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French Dough

The water needed in this recipe will vary with the temperature and humidity of your kitchen. On a cool, dry day, you may need up to 7 ounces in step 2 to create a sticky dough. It should feel wet when you begin kneading -- the flour will absorb the water as you work the dough. To make boules, divide the dough in half, and follow the

  • Yield: Makes 3 baguettes, 16 rolls, or 2 boules
French Dough

Photography: ANNA WILLIAMS

Source: Martha Stewart Living, January 2007


For the Starter

  • 5 1/4 ounces King Arthur unbleached all-purpose flour (1 cup plus 2 tablespoons)
  • Pinch of active dry yeast
  • 5 1/2 ounces cool water (75 degrees to 78 degrees; 2/3 cup)

For the Dough

  • 11 ounces King Arthur unbleached all-purpose flour (2 1/4 cups plus 1 tablespoon)
  • 1 3/4 teaspoons active dry yeast
  • 6 ounces cool water (75 to 78 degrees; 3/4 cup)
  • 1 3/4 teaspoons fine sea salt
  • Vegetable-oil cooking spray


  1. Make the starter: Stir together flour, yeast, and water with a rubber spatula in a medium bowl. Cover with plastic wrap, and let stand at cool room temperature until it has risen slightly and bubbles cover entire surface, 12 to 15 hours.

  2. Make the dough: Whisk together flour and yeast in a large bowl. Add water and starter, and stir with spatula until mixture comes together in a slightly sticky, loosely formed ball of dough. Cover with plastic wrap and let rest for 20 minutes.

  3. Gently turn dough onto an unfloured work surface. Sprinkle with salt.

  4. To knead: Gather dough, lifting it above work surface. Hold one end of dough close to you while you cast the other end in front of you, onto the surface. Pull the end of dough in your hands toward you, stretching it gently, then fold the dough in half on top of itself. Repeat. Lift, cast, stretch, and fold. Knead the dough until it is smooth, supple, and elastic, 8 to 10 minutes. Use a dough scraper to clean the surface as needed, adding the scraps to the dough. (Dough will be very sticky, but avoid adding more flour until the end, when it may be necessary to add a very small amount. Add the flour to your fingers, not the dough.) Form into a ball.

  5. Place dough in a lightly oiled bowl. Cover with oiled plastic wrap. Let rise at cool room temperature for 45 minutes.

  6. Gently turn dough onto a lightly floured surface. (Do not punch down.) Fold into thirds, as you would a business letter. Then fold it in half crosswise. Return to bowl, cover, and let rise at cool room temperature until it has almost doubled, at least 75 minutes.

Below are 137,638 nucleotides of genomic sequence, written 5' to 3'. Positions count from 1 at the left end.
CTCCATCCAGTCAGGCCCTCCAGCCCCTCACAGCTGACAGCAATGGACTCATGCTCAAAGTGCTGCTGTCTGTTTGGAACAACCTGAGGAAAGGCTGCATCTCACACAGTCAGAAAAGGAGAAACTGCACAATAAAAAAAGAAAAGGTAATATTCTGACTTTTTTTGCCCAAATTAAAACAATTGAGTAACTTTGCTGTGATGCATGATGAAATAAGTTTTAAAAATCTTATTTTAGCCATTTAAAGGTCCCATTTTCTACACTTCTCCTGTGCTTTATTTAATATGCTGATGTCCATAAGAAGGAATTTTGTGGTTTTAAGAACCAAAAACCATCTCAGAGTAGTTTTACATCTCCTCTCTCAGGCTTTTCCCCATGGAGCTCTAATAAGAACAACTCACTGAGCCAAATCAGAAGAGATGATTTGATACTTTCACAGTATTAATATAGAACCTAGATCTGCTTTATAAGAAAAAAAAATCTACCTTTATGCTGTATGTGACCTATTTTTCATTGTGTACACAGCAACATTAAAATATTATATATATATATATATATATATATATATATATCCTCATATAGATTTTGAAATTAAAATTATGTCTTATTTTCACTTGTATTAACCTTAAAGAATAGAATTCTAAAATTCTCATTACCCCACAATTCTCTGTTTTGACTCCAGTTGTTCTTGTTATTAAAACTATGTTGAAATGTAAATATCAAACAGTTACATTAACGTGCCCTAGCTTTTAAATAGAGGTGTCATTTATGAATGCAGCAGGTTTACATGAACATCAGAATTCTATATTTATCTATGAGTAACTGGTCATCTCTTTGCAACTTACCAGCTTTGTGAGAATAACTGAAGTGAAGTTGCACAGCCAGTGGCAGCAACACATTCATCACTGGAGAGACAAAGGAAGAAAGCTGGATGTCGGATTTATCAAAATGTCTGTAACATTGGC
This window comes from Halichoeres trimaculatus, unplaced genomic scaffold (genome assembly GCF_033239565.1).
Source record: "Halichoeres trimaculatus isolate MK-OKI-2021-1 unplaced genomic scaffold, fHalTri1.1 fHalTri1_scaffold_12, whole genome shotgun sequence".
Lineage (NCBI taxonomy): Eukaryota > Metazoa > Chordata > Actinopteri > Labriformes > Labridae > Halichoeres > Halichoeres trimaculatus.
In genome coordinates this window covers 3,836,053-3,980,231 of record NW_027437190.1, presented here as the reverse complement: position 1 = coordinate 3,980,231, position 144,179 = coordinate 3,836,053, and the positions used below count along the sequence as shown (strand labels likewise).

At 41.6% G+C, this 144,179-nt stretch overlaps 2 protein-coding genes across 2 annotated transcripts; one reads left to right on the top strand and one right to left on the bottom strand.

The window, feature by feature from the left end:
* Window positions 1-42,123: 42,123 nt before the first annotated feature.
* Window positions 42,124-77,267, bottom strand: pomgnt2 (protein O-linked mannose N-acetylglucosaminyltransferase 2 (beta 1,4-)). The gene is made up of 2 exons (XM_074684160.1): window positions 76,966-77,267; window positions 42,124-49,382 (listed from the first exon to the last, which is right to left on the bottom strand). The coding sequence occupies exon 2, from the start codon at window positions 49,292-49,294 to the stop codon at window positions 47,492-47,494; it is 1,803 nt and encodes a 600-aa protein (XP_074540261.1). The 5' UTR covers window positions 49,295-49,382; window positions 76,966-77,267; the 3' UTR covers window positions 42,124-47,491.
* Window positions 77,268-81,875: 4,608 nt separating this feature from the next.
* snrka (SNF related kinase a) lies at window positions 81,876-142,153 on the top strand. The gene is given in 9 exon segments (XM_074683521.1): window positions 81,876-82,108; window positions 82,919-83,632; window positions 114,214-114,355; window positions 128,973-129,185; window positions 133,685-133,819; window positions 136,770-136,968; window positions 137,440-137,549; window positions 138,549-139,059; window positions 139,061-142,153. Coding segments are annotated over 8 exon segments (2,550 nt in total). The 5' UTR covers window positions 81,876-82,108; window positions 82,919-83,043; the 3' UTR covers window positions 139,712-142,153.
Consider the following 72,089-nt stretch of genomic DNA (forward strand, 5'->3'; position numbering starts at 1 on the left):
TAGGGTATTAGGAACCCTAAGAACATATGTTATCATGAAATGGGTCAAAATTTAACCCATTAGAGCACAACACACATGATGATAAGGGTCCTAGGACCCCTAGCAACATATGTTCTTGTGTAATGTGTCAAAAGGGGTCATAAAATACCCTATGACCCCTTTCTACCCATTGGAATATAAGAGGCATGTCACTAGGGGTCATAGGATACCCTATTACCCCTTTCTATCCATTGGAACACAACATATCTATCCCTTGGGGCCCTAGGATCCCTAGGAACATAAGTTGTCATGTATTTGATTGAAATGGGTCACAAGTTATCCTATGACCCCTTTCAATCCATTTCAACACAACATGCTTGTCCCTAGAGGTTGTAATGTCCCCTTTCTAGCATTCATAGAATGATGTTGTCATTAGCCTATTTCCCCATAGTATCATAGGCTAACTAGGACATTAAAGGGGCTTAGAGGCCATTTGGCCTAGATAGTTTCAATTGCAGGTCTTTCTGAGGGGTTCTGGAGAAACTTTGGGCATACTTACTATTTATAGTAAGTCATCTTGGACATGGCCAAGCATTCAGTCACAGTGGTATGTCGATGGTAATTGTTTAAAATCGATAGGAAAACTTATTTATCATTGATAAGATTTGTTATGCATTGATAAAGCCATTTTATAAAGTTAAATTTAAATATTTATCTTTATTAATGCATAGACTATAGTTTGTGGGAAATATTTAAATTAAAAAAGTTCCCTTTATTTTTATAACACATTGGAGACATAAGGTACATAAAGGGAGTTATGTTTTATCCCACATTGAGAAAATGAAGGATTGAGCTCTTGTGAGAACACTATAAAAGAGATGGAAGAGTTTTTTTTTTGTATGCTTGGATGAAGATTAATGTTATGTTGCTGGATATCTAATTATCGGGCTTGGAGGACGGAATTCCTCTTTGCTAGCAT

7. Gently turn dough onto a lightly floured surface. Using a dough scraper or a knife, divide dough into equal portions (3 if making baguettes, 2 if making boules or rolls.) Cover with oiled plastic wrap, and let rest for 20 minutes.

  8. On a lightly floured surface, spread each portion of dough into a rectangle that's roughly 10 by 6 inches. Fold dough into thirds again, as you would a business letter, pressing seams with your fingers. Shape portions into baguettes, rolls, or boules.

Reviews (8)

  • hcrossn 18 Nov, 2011

    You can find the cooking instructions at:

  • CriticalThinker 16 Nov, 2011

    I did not see time and temp?

  • achalmers 10 Jan, 2011

    Strange there are no instructions for cooking

  • achalmers 10 Jan, 2011

    Strange there are no instructions for cooking

  • Mommy2Girls 22 Nov, 2009

    Cookinseattle - You've probably figured it out by now but just in case someone else comes along with the same question:

    Starter is used in step 2 - added to the new dough along with water.

  • cookinseattle 14 Oct, 2009

    when does the starter come into play? it's not mentioned in the recipe - or am i missing something?

  • tigerblossom23 1 Oct, 2008

    Most likely not. The refrigerator would too cool and not let the yeast grow. Room temperature is best but if you don't think its cool enough, the garage or basement would be a good place this time of year.

  • kcordova 9 Aug, 2008

    Is it possible to refrigerate the starter?

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